I sat on the couch in my parents’ friends living room. We were visiting one evening during my winter break from senior year of college. “Whatever you do, don’t marry a doctor,” my mom’s friend warned me. Her husband was an infectious disease specialist. “He’ll never be around, and you’ll raise the kids yourself,” she added. I wasn’t dating anyone at the time, and I most definitely wasn’t thinking about having kids yet. But this advice went against everything I’d ever been told as a Jewish girl.
Growing up in the Jewish community, girls are surrounded by the idealization of marrying a nice Jewish boy who can provide for the family. And it wouldn’t hurt if they’re a doctor or a lawyer. While we’re at it, maybe they have a nice Jewish friend for your sister? In all honesty, it’s 2022. Young Jewish women have their own career aspirations to independently provide for themselves, but Jewish mothers and grandmothers will always have advice to share.
At the time, I couldn’t fully comprehend my mom’s friend’s advice. She stayed home with her boys when they were young and had a nice, comfortable house to call home. I’m sure her husband was around enough; he couldn’t possibly work every day.
Fast forward X many years later. My husband and I met on JDate. He was a member of the tribe (obviously). He loved sushi (win!). He enjoyed riding his bike (score!). And he was completing his internal medicine residency (win?). When we got married, it seemed that our life would be the perfect Jewish dream.
I can’t say it’s not wonderful. But my mom’s friend wasn’t wrong. Marrying a nice Jewish doctor isn’t all it’s cracked up to be.
My husband is on staff at 14 different hospitals. Yup, you read that right. When he’s not working his main gig that runs Monday through Sunday, every other week, he’s working at one of the other 13 hospitals. His time at home is confined to two weekends a month. And during COVID surges, one of those four days becomes an extra workday to compensate for the abundance of patients being admitted to the hospital.
Working this amount is a choice, but only to a certain extent. It allows me to be home and available to our children. But — newsflash! Doctors aren’t rich like your bubbe said they are.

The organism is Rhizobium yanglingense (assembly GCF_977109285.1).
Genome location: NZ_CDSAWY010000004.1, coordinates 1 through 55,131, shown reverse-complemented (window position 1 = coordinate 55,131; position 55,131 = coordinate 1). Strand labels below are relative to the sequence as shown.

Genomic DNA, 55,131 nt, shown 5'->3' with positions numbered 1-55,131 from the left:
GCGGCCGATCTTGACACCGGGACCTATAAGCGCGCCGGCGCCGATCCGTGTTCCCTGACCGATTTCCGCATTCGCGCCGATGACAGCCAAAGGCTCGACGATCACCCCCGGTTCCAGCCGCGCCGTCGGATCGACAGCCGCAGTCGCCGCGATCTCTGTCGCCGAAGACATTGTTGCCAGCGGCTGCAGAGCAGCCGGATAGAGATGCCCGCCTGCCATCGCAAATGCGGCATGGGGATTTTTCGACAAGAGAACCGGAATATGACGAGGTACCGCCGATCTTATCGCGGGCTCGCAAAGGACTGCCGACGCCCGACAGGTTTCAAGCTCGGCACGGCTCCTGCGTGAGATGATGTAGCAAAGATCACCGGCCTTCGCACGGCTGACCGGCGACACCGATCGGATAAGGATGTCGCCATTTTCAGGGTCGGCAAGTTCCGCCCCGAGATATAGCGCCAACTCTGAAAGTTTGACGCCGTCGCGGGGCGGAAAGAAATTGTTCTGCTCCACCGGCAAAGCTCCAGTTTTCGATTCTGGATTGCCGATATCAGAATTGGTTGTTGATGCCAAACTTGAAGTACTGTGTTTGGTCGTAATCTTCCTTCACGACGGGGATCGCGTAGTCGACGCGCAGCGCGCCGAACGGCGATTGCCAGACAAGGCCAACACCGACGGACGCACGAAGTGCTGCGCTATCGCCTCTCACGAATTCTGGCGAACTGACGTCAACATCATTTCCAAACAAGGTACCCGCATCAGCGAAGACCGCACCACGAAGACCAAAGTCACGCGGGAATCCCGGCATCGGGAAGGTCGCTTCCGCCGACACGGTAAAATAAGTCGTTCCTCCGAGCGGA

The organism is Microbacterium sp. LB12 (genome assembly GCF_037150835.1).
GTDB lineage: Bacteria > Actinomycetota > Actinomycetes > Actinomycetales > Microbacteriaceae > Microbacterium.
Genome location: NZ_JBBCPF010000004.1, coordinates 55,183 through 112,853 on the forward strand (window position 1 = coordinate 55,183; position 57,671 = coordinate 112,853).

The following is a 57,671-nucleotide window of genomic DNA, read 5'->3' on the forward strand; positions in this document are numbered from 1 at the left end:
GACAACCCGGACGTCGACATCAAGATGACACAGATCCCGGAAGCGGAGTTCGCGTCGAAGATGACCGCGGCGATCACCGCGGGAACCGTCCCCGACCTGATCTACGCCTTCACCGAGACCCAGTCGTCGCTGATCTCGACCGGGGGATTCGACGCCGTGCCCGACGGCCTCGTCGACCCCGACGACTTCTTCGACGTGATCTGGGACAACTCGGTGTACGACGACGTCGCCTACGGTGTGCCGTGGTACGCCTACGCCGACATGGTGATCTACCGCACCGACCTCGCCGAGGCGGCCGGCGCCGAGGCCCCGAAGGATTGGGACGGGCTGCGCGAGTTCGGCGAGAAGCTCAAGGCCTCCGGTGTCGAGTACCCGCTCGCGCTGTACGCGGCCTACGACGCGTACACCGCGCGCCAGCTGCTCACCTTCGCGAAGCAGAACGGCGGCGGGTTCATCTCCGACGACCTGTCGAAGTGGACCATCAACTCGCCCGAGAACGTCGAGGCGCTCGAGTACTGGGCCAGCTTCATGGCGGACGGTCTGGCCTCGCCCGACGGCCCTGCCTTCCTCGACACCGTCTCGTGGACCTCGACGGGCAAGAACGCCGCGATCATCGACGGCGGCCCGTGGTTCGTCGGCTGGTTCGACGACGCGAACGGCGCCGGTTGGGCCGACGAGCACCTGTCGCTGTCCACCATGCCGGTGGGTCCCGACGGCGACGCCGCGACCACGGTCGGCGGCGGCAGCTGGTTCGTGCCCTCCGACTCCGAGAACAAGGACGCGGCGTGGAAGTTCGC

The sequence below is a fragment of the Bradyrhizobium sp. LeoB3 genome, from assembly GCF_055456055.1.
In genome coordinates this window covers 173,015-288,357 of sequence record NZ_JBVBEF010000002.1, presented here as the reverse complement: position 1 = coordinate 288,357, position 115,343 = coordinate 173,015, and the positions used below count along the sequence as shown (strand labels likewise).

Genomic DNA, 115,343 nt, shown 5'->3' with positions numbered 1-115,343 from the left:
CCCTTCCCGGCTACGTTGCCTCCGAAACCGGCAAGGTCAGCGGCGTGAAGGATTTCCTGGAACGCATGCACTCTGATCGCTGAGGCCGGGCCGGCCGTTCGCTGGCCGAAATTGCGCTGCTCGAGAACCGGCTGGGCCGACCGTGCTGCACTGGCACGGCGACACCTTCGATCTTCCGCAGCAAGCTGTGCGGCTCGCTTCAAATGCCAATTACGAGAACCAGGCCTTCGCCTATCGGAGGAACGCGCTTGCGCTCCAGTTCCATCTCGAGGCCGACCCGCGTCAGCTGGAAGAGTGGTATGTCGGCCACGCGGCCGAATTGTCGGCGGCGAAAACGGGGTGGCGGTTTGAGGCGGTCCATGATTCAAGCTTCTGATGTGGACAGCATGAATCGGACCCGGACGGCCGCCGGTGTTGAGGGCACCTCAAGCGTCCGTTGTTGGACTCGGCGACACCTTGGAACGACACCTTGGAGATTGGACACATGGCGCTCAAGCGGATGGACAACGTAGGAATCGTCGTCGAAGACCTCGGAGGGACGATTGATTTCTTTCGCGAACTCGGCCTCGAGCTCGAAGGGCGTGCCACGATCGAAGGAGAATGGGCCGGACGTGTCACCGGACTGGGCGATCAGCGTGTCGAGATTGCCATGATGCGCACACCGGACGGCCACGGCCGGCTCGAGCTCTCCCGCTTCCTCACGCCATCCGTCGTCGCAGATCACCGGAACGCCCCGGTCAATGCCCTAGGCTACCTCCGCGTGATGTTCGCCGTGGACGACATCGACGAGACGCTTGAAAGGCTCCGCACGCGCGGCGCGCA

I’ll level with you; occasionally he’s home soon after the kids finish school. It sounds like a dream, right? But the moment he enters the door, the phone calls and texts from nurses and colleagues begins. Patient A just returned from the OR — can the patient have a meal? Patient B has a headache not relieved with Tylenol — can we try IV morphine? Dinner is never uninterrupted and attention is always divided.
This past fall, my boys competed in soccer tournaments. Having a physician husband gives “soccer mom” a whole new meaning. Mom packs the gear, cleans the uniforms, fills the bellies prior to games and cheers the kiddos on, all while finding a way to get two kids to their games on different fields at the same time. My husband missed 80% of the games, if not more, because work has consumed his life.
And about that education that made his completely booked work schedule possible… We’ll be paying back that debt until the day we die. Coming out of medical school with a quarter of a million in student loans isn’t a drop in the bucket. But hey, nothing’s cheap these days. Not even the education required to work yourself into the ground.
I can’t say I wasn’t warned. “I think I can handle it,” I said that day during winter break, as my mom’s friend showed me her husband’s pager (yeah, those were a thing back in 2004). “This thing never stops beeping,” she complained, strengthening her case.
Being married to a nice Jewish doctor may not be everything that I expected, but all in all, it’s got its perks. He may be at the hospital saving lives more times than not, but how many people can say their spouse keeps other family’s loved ones alive? When he actually shows up to a soccer game, you’d think the kids’ favorite YouTuber just arrived. And when your left pinky toe is feeling a bit off, there’s no need to turn to Google and fall down the doom-and-gloom rabbit hole. You’ve got your own WebMD right here in the house (assuming he’s home!).
Moral of the story: Go ahead and marry a nice Jewish doctor, but not because your bubbe or the yenta down the street told you to. Do it because you’re in love and because you don’t mind sharing your special someone with an entire community of people in need. I happen to think it’s a real reason to kvell.